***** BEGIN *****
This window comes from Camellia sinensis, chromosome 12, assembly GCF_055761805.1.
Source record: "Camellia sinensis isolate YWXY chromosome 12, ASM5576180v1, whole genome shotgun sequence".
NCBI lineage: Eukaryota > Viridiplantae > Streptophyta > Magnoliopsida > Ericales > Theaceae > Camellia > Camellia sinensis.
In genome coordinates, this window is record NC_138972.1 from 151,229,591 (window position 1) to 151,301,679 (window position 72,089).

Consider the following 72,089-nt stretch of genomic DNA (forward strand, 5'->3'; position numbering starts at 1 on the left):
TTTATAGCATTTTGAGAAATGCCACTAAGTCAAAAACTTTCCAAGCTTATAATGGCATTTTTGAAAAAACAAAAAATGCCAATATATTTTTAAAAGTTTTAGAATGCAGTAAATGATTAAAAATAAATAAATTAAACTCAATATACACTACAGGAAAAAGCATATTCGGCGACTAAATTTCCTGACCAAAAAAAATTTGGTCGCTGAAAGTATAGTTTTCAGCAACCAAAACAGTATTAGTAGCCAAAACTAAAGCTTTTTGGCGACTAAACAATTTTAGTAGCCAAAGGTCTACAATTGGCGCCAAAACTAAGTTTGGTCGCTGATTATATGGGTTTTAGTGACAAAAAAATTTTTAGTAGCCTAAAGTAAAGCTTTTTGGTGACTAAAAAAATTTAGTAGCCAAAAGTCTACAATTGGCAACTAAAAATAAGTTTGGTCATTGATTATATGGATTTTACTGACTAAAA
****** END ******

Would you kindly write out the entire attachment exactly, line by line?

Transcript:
This window comes from Camellia sinensis, chromosome 12, assembly GCF_055761805.1.
Source record: "Camellia sinensis isolate YWXY chromosome 12, ASM5576180v1, whole genome shotgun sequence".
NCBI lineage: Eukaryota > Viridiplantae > Streptophyta > Magnoliopsida > Ericales > Theaceae > Camellia > Camellia sinensis.
In genome coordinates, this window is record NC_138972.1 from 151,229,591 (window position 1) to 151,301,679 (window position 72,089).

Consider the following 72,089-nt stretch of genomic DNA (forward strand, 5'->3'; position numbering starts at 1 on the left):
TTTATAGCATTTTGAGAAATGCCACTAAGTCAAAAACTTTCCAAGCTTATAATGGCATTTTTGAAAAAACAAAAAATGCCAATATATTTTTAAAAGTTTTAGAATGCAGTAAATGATTAAAAATAAATAAATTAAACTCAATATACACTACAGGAAAAAGCATATTCGGCGACTAAATTTCCTGACCAAAAAAAATTTGGTCGCTGAAAGTATAGTTTTCAGCAACCAAAACAGTATTAGTAGCCAAAACTAAAGCTTTTTGGCGACTAAACAATTTTAGTAGCCAAAGGTCTACAATTGGCGCCAAAACTAAGTTTGGTCGCTGATTATATGGGTTTTAGTGACAAAAAAATTTTTAGTAGCCTAAAGTAAAGCTTTTTGGTGACTAAAAAAATTTAGTAGCCAAAAGTCTACAATTGGCAACTAAAAATAAGTTTGGTCATTGATTATATGGATTTTACTGACTAAAA